F1’s 70th Anniversary Grand Prix Review

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Image: © Red Bull Media House

Max Verstappen celebrated his first victory of 2020 as Red Bull thoroughly outclassed Mercedes at Silverstone’s second race this month. Far from being a re-run of the late action at the British Grand Prix one week prior, the 70th Anniversary Grand Prix was captivating from start to finish. Thanks to concerns over the softer tire compounds that Pirelli made available, the teams had multiple strategy concerns to worry over. The result, for fans at least, was a thrilling race.

Valtteri Bottas started from pole after a scintillating lap to do one better than his qualifying attempt a week earlier. Things started well for the Finn, who needed a positive result to remain in the championship fight, as he smartly defended an early onslaught from teammate Lewis Hamilton. Bottas eased off and accelerated away with perfect timing at Luffield to deny the championship leader any slipstream run down the old pit straight. But it wasn’t the sister Mercedes who was the real enemy for Valtteri.

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Image: Mercedes AMG F1

Max Verstappen had swiftly dispatched the high qualifying Nico Hulkenberg who, once again, substituted for Sergio Perez. Now in third place, the young Dutchman was at a distinct advantage by being the highest place driver on the much more durable hard compound tire. It wasn’t long before Max learned that he held all the aces for the first time this year and reeled in championship leader Hamilton who was running second. The medium tires equipped to Hamilton and Bottas proved far too delicate in the scorching British heat, and the pair couldn’t help but lose more and more grip as the Red Bull driver kept applying pressure.

Verstappen smelt blood. His engineer requested that he hang back to save his tires. But Max, ever the racer, knew his limits and insisted on pushing his advantage by sticking close to Hamilton’s rear wing and forcing both the Mercedes into stopping. After briefly running in clear air, Red Bull pitted their star driver, hoping to have him leapfrog ahead of not only Hamilton but Bottas too. It wasn’t to be, and instead, Max emerged a car length behind the Finnish race leader. However, Valtteri’s earlier resilience in the slow speed Woodcote-Luffield section against Hamilton was absent. Verstappen powered through into a lead that he didn’t relinquish for the remainder of the Grand Prix.

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Image: © Red Bull Media House

While Verstappen’s fortunes improved from his P4 qualification on Saturday to leading the race on Sunday, Bottas wondered where it all went wrong. His first lap went flawlessly, but the rate that his Mercedes W11 chewed up the rear tires hurt him dearly. The team understandably tried to cover off Red Bull and had Bottas pit simultaneously with Verstappen for the third and final stint. But Mercedes split their strategy and attempted to put Hamilton on a single-stopper. That didn’t work, and ten laps before the chequered flag, the current champion couldn’t manage his rears any longer and pitted himself. It didn’t take long for Lewis on much fresher rubber to catch and overtake Valtteri down the Wellington straight in a very uneven fight to claim second.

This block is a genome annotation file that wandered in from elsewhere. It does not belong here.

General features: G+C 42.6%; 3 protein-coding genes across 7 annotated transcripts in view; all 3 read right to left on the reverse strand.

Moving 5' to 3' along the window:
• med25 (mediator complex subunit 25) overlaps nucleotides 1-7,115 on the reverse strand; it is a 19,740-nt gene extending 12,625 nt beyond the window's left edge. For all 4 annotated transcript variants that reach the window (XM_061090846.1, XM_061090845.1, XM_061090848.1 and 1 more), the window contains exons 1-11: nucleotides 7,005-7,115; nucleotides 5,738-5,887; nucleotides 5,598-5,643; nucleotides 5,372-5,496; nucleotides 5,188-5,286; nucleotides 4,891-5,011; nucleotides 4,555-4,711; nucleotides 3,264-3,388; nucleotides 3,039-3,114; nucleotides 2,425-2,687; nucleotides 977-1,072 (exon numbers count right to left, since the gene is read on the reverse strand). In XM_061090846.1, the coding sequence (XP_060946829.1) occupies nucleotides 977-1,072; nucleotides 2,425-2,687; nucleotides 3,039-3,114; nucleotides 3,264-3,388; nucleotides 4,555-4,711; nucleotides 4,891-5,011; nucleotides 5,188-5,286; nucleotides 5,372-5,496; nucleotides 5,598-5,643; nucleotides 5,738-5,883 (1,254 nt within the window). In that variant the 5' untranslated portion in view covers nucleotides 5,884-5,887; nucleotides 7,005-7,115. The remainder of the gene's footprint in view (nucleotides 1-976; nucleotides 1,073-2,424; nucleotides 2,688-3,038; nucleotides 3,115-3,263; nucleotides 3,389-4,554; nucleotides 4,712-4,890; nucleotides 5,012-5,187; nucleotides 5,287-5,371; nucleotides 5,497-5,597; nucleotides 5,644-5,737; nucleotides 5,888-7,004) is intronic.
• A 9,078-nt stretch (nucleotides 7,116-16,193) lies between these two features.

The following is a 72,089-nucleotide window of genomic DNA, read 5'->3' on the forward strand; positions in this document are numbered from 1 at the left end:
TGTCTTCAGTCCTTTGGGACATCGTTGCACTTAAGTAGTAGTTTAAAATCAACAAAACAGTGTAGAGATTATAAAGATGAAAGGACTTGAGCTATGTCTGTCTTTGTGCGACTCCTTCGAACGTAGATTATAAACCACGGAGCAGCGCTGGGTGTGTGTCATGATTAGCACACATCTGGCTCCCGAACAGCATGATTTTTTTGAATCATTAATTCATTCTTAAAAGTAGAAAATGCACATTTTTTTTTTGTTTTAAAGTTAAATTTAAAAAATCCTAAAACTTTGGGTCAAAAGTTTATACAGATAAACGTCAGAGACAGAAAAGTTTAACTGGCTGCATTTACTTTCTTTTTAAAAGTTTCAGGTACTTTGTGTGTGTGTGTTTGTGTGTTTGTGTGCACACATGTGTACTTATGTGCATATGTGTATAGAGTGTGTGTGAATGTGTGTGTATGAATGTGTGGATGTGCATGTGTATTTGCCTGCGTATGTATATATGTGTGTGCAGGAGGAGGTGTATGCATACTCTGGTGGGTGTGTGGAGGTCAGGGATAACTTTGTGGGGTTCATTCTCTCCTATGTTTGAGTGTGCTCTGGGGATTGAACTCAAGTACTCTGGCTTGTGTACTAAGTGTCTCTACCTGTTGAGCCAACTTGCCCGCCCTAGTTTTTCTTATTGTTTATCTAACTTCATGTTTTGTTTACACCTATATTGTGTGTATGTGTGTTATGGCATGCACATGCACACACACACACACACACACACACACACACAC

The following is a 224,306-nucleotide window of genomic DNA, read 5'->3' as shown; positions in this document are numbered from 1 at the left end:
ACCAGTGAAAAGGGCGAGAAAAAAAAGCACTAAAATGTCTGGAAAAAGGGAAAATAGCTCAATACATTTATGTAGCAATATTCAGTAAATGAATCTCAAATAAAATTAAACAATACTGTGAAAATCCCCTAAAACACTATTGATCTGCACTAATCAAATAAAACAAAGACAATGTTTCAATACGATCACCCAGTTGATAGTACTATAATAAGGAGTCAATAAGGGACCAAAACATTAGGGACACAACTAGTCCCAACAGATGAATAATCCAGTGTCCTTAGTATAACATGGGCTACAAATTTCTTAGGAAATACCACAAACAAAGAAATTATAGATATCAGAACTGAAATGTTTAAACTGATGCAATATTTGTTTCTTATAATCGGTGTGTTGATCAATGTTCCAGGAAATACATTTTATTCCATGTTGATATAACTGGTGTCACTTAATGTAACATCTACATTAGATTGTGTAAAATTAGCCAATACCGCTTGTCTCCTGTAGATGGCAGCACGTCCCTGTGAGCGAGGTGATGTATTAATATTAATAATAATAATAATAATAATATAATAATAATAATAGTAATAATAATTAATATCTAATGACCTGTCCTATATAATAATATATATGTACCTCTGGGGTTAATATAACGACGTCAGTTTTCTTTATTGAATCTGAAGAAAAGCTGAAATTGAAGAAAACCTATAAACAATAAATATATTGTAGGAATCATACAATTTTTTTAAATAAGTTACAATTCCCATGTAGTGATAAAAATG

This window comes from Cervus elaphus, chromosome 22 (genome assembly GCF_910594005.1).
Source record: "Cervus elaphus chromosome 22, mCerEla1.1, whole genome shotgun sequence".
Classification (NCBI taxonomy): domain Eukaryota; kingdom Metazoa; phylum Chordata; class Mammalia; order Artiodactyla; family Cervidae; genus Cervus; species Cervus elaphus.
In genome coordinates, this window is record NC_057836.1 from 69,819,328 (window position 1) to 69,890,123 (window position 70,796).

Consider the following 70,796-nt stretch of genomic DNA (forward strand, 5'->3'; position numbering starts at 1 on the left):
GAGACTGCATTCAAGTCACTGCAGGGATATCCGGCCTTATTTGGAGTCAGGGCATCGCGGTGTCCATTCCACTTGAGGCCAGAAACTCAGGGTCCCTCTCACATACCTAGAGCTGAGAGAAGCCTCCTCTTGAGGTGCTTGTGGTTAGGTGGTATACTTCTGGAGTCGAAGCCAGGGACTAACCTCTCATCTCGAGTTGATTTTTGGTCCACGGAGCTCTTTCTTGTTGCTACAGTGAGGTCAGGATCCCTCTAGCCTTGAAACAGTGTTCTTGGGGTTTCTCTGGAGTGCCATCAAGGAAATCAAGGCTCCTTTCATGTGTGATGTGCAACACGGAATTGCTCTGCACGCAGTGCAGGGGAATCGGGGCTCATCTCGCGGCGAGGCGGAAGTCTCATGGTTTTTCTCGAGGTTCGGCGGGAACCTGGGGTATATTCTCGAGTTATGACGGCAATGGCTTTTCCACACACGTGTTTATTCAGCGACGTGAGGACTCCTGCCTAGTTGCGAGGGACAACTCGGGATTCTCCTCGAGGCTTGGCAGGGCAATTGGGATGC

Behind the three podium finishers, the action was equally as compelling. Charles Leclerc drove just about slow enough to nurse his tires into a one-stop finish but still quick enough to keep Ferrari’s competitors at bay. In a clear example of how much has changed in 12 months, the Monegasque was delighted with his fourth-place finish.

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Image: Scuderia Ferrari

Meanwhile, fellow Ferrari driver Sebastian Vettel had yet another weekend to forget. Neither the team nor the German seemingly has an explanation for the pace gap between the two Ferraris. Regardless of which party is to blame for the lack of speed, Mr. Vettel is solely responsible for spinning all by himself at the first corner, compromising his race. He complained on the radio against Scuderia’s pit strategy, but he must look inward as to why he finished eight positions behind his young teammate.

Another driver not performing against their counterpart is Alex Albon. Albon continued his woeful qualifying performances with P9 this week. The Thai driver did pull off many brilliant overtakes in the race to clinch a fifth-place finish. But when the same car is capable of outperforming both the Mercedes in a different pair of hands, Albon could’ve challenged for a podium had his starting position been higher. In the end, he was just ahead of the Racing Point pair of Stroll and Hulkenberg. The pink outfit will be happy with their P6 and P7, which won them 14 points. That leaves the team with a net -1 over the weekend following the guilty verdict and 15-point penalty from the ongoing brake copying protest. Esteban Ocon, Lando Norris, and a great drive from Danil Kvyat completed the top ten.

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Image: Racing Point F1

With round 6 at Barcelona coming up this weekend with more high temperatures forecast, could the 70th Anniversary Grand Prix be the start of Red Bull closing up to Mercedes? Verstappen’s victory moves him to 2nd in the championship at the expense of Bottas. Both men have suffered mechanical problems while championship leader Hamilton hasn’t. If Hamilton DNF’s while Max charges to a victory & fastest lap, Verstappen would be just 4 points from P1. It’s a big if, but if these things even out over the season, a three-way title fight may not be as outrageous as it may have seemed a few days ago.

Originally published at https://www.fortloc.com.

A tall man, living around the world, watching fast cars

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